About the Artwork
This ceremonial adze, with its figurative handle and bifurcated, tongue-like iron blade, once dignified the left shoulder of a Pende chief. He wore it as an emblem of high office when traveling. Never intended to carve wood, the adze was instead made to symbolically represent smooth-cutting diplomacy, straight talk, and efficient negotiation. The bird at the top alludes to the chief’s birds-eye view, or oversight, of his domain. In contrast, the calm, masklike face from which the blade emerges is protected by another set of eyes, keeping watch behind him. The seamless design of the handle and blade is most likely the work of a single artist.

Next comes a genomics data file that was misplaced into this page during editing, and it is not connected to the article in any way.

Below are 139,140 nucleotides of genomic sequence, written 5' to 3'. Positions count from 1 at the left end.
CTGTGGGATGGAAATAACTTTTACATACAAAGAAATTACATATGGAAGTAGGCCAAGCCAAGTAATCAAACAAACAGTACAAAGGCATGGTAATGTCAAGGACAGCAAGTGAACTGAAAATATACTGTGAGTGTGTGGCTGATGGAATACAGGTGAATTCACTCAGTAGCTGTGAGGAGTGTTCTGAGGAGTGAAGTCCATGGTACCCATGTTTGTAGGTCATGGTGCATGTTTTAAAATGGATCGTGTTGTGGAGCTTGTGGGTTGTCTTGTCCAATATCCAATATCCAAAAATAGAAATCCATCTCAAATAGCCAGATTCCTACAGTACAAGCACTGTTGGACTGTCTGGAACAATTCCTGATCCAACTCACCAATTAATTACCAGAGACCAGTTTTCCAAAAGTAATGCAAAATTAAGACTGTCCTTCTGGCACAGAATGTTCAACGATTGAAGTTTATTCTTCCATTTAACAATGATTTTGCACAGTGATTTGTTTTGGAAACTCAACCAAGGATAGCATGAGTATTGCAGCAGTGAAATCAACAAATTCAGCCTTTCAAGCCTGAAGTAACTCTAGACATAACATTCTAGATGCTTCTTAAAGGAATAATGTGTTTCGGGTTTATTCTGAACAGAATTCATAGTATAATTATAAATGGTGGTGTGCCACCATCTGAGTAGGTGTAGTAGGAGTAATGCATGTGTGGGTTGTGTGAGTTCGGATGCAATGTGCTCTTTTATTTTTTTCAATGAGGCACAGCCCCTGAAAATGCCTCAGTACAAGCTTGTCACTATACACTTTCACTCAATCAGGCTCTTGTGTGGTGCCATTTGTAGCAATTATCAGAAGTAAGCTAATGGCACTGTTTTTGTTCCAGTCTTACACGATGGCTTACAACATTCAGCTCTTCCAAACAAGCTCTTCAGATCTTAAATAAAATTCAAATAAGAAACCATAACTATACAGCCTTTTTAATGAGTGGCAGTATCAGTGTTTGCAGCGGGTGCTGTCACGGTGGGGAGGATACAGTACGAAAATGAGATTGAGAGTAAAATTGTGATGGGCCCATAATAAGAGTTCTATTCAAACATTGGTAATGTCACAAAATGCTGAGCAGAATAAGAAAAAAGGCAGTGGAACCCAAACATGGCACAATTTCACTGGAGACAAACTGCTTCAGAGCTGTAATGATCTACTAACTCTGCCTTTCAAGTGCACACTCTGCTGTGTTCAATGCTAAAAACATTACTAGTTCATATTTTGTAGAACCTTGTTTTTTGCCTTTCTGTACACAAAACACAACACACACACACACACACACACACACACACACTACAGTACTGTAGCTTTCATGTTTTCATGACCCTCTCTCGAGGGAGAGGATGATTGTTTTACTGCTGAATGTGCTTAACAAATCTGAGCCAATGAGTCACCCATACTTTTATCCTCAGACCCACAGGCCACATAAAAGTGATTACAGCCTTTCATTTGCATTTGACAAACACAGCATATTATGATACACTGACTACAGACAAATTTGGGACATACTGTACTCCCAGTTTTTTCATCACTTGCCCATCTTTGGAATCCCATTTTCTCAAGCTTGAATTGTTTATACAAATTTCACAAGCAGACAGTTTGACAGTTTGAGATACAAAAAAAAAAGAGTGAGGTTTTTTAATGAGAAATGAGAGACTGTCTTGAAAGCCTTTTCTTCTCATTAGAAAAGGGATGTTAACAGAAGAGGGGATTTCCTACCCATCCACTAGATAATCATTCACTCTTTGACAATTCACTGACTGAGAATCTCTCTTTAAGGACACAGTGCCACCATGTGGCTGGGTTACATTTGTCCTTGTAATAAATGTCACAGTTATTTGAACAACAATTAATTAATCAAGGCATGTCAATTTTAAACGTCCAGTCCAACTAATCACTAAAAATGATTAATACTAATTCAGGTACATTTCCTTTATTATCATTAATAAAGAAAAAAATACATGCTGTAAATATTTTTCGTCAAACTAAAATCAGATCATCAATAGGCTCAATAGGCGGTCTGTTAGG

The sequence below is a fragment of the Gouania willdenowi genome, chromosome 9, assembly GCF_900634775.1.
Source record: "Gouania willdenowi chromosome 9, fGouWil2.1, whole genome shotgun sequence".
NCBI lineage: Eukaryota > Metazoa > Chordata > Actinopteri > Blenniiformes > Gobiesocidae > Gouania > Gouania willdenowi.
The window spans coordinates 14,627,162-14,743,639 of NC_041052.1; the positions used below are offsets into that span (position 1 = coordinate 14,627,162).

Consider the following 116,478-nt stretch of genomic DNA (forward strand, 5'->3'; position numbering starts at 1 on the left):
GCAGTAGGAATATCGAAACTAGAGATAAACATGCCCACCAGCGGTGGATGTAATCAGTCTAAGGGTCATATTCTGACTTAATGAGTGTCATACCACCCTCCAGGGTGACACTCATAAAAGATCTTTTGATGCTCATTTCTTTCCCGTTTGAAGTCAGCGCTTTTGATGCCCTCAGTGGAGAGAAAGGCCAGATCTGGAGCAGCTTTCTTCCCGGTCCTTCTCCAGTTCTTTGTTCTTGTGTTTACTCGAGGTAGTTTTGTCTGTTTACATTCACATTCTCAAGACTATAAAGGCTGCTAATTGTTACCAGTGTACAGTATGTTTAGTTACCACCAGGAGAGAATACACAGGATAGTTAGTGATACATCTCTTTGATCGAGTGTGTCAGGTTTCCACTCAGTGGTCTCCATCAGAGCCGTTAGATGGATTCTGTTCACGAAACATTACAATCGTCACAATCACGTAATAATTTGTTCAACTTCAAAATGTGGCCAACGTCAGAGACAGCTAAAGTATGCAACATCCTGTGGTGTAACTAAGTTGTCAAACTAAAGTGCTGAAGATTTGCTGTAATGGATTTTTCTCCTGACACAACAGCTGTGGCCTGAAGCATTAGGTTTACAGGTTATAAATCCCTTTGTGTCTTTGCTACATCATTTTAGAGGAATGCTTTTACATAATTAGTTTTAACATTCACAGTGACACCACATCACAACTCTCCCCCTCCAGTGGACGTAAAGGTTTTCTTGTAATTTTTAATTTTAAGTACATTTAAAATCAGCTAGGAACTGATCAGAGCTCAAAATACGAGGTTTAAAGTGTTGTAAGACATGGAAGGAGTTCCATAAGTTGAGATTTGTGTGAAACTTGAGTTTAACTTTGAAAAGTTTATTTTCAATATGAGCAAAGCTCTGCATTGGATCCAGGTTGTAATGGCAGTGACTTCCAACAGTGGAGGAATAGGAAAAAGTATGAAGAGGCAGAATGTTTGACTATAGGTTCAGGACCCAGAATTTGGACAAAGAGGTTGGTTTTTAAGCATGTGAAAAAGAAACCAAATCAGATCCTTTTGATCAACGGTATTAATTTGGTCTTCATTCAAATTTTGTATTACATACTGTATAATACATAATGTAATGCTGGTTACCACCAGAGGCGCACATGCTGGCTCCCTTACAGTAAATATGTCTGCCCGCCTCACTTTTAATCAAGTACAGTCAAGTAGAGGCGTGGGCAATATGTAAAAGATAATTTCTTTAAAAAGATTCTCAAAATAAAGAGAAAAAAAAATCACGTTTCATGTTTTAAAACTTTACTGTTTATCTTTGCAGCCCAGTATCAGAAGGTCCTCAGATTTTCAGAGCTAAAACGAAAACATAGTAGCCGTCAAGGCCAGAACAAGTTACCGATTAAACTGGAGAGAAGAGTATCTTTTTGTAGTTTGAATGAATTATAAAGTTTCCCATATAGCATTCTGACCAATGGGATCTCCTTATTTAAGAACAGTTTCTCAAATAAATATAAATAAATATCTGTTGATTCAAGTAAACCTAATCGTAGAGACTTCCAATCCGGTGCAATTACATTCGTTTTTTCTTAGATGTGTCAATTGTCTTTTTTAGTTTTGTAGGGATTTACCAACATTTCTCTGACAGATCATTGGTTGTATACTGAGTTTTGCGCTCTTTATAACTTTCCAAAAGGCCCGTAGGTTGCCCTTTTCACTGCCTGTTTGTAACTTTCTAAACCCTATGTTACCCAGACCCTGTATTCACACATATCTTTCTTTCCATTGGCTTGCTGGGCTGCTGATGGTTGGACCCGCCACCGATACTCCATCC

Thinking About Art: Presenting Power
After looking closely at this artwork, answer the following questions: